There’s very little change in the story of The Lion King, and this remake is pretty close to a shot-for-shot translation of the original film, something I do not agree with. With all the technology being thrown at the film, I feel it would benefit the finished film to take some story risks and changes to set itself apart from what is considered by many to be the greatest animated film of all time, or at least in the conversation. I just think that by making it so similar to the original film, you are inviting comparison, and that’s not a good idea when the film you are comparing to is the considered one of the Greatest of anything.

That all being said, wow, the animation is incredible here. It looks so real, so intense, and so breathtaking. Just like with The Jungle Book, I’m shocked to find that so much of this film was done in a computer, even down to all the backgrounds (I believe only one shot in the whole film is real footage, and I don’t even know what it is). It’s gorgeously animated. My one problem with the realism is that there is a slight disconnect in some of the voice work. I think some actual motion-capture would have helped in the animating process to keep some of the facial expressions more effective, if only for behind-the-scenes video of these performers crawling around on all-fours.

The voicework is quite strong in the film, specifically from Donald Glover, Seth Rogen (This is the End, Long Shot) as Pumbaa, and Billy Eichener (The Angry Birds Movie, TV’s Friends From College) as Timon. The only voice work I would have thought differently about was Beyonce Knowles-Carter (Dreamgirls, Epic), who kind of missed the mark. I know the reason for casting her was to get a new song in the movie, but I just think she missed it.

Overall, The Lion King is a perfectly fine movie, a breathtaking visual achievement, but also a little unneeded. I would venture the question of who is picking this film off their Bluray shelf in a year to watch it if they already have the original film. That is its problem, that it cannot hold a candle to the original. Any other Disney live-action film would avoid that problem by adding something new to the film, but The Lion King doesn’t really do that.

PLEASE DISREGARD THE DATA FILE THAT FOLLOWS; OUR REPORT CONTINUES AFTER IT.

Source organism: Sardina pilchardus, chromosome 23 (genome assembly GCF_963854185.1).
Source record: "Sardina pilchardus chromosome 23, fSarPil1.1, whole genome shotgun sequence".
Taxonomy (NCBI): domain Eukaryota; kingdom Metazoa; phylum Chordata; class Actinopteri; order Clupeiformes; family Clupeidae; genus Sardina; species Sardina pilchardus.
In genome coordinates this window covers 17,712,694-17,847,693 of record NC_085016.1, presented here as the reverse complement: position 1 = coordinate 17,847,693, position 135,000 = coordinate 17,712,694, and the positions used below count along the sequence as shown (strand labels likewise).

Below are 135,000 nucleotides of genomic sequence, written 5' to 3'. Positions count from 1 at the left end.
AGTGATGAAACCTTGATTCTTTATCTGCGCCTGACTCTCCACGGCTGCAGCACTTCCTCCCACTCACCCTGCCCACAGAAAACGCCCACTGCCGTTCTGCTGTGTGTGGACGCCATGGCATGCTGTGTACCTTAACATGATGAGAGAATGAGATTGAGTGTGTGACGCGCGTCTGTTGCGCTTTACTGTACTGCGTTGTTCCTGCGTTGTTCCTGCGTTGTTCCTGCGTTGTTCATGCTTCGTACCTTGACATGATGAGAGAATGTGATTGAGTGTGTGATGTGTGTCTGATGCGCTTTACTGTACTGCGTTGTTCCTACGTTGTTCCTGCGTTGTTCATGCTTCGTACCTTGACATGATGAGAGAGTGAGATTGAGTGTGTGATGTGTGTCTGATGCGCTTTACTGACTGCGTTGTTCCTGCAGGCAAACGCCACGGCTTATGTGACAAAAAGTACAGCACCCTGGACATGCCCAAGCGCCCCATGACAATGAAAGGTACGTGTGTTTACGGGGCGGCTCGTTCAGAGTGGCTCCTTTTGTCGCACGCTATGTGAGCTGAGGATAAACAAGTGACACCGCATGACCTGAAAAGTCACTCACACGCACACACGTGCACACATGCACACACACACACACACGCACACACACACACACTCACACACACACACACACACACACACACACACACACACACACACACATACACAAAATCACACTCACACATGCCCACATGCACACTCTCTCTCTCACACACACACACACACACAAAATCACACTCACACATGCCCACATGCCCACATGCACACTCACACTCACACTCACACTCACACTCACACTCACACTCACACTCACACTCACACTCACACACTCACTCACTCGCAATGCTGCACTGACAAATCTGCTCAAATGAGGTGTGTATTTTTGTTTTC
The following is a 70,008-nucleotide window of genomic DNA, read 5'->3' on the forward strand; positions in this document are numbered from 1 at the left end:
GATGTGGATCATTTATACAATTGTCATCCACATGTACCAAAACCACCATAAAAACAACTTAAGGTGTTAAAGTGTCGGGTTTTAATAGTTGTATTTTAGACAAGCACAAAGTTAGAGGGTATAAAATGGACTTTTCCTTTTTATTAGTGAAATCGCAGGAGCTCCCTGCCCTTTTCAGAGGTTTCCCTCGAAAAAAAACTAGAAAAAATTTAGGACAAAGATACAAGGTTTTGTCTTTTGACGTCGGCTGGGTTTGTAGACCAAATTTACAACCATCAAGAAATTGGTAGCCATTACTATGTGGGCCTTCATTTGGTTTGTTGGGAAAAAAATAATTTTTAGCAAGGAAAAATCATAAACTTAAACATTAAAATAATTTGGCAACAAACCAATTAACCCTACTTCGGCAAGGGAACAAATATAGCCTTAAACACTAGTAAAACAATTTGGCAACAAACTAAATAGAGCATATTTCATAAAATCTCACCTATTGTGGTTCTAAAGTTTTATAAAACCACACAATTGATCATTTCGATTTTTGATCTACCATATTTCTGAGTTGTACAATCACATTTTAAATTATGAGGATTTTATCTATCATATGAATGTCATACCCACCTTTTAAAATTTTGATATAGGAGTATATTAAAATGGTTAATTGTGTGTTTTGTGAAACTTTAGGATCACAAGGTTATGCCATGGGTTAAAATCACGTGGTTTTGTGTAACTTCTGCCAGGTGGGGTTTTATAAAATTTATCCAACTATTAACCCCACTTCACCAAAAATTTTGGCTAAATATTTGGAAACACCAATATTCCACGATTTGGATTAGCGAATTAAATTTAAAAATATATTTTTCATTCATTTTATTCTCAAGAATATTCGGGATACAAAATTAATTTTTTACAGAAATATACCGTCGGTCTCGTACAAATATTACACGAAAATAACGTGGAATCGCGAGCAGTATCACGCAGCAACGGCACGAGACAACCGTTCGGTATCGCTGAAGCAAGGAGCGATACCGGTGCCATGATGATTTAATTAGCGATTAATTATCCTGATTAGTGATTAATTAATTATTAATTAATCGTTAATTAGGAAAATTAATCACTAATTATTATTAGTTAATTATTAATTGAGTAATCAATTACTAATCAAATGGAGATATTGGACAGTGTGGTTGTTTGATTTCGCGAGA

3/5

-Kyle A. Goethe

 

 

For my review of Jon Favreau’s Iron Man, click here.

For my review of Jon Favreau’s Iron Man 2, click here.

For my review of Jon Favreau’s Chef, click here.

[Box Office Report] Hobbs & Shaw Kick Everyone’s Asses Again, Because They’re Hobbs & Shaw

Okay, so the weekend wasn’t all Hobbs & Shaw, but I’m surprised at the staying power of that film.

For the domestic box office, the Fast & Furious spinoff led the pack with $25.4 million, offering close to a 50% dropoff, which will continue to serve it well. Worldwide, the film has taken in a total of $332 million in its two weekends of release, with several markets still yet to open.

There were quite a few new releases this past weekend, with Scary Stories to Tell in the Dark coming in second at the domestic box office with $20.8 million, coming in above projects even while scoring a C Cinemascore. I think this was a film where the marketing didn’t do a great enough job to accurately sell the film, and it’s a tough sell in general as it doesn’t really have a specific audience. It’s pretty dark for a kids scary movie but it doesn’t really aim for adults either, but scary movies, especially leading into September and October, are always winners.

The Lion King is holding on strong in third place with $20 million. I knew this was would have some staying power and audiences are enjoying it even with its mixed critical reception. The Disney remake is now the second-highest grossing film of the year at the worldwide box office, coming in behind the behemoth Avengers: Endgame.

In fourth place is Dora and the Lost City of Gold, another new release, with $17 million. I was mixed on the film but overall felt like it would do pretty well, and it landed an A Cinemascore, so audiences are definitely taking to it. I’m expecting this was to drop off quicker than expected, though.

Fifth place belongs to Quentin Tarantino’s Once Upon a Time in Hollywood with $11.6 million. The film has garnered positive reviews and lots of Oscar buzz, but I wish it were performing better. It’s just a film that isn’t really for everybody but I was hoping the film would explode more than it has. It’s doing alright at the box office, but I know the cost was somewhere around $90 million and it currently has collectively hit around $100 million so I would expect the film to end up losing some money for the studio.